The FACT group describes themselves as a grass-roots information organisation, working as a resource base for media, health professionals, activists and educators. They’ve been quick to jump on misinformation being promoted online and in public.  A few of their prominent wins include contacting venues to shut down in-person anti-vaxxer events, and initiating a complaint to NZ’s Law Society about anti-vax lawyer Sue Grey.

Amy Benjamin “Resigns” from AUT

Hot off the press, International Law lecturer Amy Benjamin has resigned from Auckland University of Technology this week. I wrote about Amy back in August, at the beginning of our second national lockdown, when she started up her YouTube channel called “American Spirit” where she posted videos about COVID and lockdowns. Her opinions seemed somewhat fringe, and she talked about how the threat to people’s mental health in lockdown was worse than that of COVID, that Ivermectin and Hydroxychloroquine could treat COVID, and that the government had criminalised peaceful protest.

In the weeks after I wrote about her, I continued to watch her videos, along with her efforts to avoid the YouTube filters. She used letters, calling COVID “C”, the vaccine “V” and lockdowns “L” - but kept slipping up and forgetting to use her own secret code. YouTube ended up taking down her videos as quickly as she could post them, presumably due to people making complaints about their misleading content - in fact, I’m pretty sure at one point the videos were disappearing more quickly than they were being posted, and the overall number of videos she had on the site was decreasing despite the fact she was frequently posting new ones.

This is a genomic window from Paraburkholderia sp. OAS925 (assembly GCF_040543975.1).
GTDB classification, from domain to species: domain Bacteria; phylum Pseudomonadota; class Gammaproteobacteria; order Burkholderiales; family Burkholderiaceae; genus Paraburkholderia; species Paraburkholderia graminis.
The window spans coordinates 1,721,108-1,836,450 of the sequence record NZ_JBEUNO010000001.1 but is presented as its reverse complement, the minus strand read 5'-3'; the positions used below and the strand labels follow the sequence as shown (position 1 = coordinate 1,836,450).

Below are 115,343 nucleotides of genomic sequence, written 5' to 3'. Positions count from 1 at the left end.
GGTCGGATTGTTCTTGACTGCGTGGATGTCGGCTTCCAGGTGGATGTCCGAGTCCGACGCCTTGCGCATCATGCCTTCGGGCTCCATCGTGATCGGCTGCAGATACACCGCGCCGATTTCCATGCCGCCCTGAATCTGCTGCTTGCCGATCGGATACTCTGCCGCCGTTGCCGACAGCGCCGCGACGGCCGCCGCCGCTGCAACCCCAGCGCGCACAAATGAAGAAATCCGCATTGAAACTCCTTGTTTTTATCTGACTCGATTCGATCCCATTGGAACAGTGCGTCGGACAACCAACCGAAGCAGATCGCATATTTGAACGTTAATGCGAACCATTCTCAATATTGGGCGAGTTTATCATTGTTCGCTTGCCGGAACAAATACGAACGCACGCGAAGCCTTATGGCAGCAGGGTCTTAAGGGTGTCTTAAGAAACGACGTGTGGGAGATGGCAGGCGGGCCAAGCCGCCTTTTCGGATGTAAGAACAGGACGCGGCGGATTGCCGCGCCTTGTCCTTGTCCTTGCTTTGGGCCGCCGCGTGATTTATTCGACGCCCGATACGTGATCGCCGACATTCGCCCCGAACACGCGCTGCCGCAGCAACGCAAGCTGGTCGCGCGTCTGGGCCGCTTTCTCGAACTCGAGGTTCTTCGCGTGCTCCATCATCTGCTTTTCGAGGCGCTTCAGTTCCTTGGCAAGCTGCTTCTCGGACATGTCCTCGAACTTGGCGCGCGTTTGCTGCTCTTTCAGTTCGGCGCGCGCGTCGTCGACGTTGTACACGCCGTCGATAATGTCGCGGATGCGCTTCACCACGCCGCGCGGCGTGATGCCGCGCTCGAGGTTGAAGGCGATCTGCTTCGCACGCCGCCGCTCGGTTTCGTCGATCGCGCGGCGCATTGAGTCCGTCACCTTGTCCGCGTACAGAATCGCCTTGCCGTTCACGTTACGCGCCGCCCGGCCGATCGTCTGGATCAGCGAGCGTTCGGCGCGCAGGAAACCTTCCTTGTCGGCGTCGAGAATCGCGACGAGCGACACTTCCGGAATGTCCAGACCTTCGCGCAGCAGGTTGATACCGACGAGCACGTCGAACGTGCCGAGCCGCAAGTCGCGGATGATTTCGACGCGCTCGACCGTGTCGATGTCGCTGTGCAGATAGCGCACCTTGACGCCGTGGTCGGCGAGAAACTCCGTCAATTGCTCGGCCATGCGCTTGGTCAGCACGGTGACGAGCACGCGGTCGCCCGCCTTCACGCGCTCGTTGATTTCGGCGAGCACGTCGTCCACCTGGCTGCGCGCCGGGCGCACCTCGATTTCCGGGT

She tried, as many people with dangerous views do, moving to other platforms where protections are absent - Odysee, Rumble, Telegram. But her channel on YouTube had only just been started, with very few subscribers, and I can’t imagine many of them followed her to a much more obscure video hosting platform.

From what the media has been saying on the back of her resignation, Amy Benjamin continued to slide down the rabbit hole, claiming on Vinny Eastwood’s show recently that COVID is a hoax and that the horrific Christchurch attack was a “false flag” operation. The Spinoff said that Amy resigned from AUT soon after they contacted the University about her claims. Although she may have technically “resigned”, it sounds like she may not have had much choice in the matter; I wonder whether resigning was one of two options the university gave Amy. Whatever the cause, it’s nice to think that someone with such extreme, conspiratorial views will no longer be teaching the next generation of lawyers.

Were Satanists involved in the Travis Scott tragedy?

Astroworld is an annual music festival run by rapper Travis Scott in Texas. There was a tragedy at this year’s festival, a few weeks ago, when a crowd surge caused a crush and resulted in the deaths of 10 people - the latest being a 9 year old boy who died a few days ago from his injuries.

As we’ve seen with recent tragedies, especially in the US, it doesn’t take long for conspiracy rumours to start spreading. Often claims are made that horrific events were staged in order to influence the public, using “crisis actors” rather than real victims. Or sometimes it’s that the real perpetrator is a shady government group, and that those accused have been framed.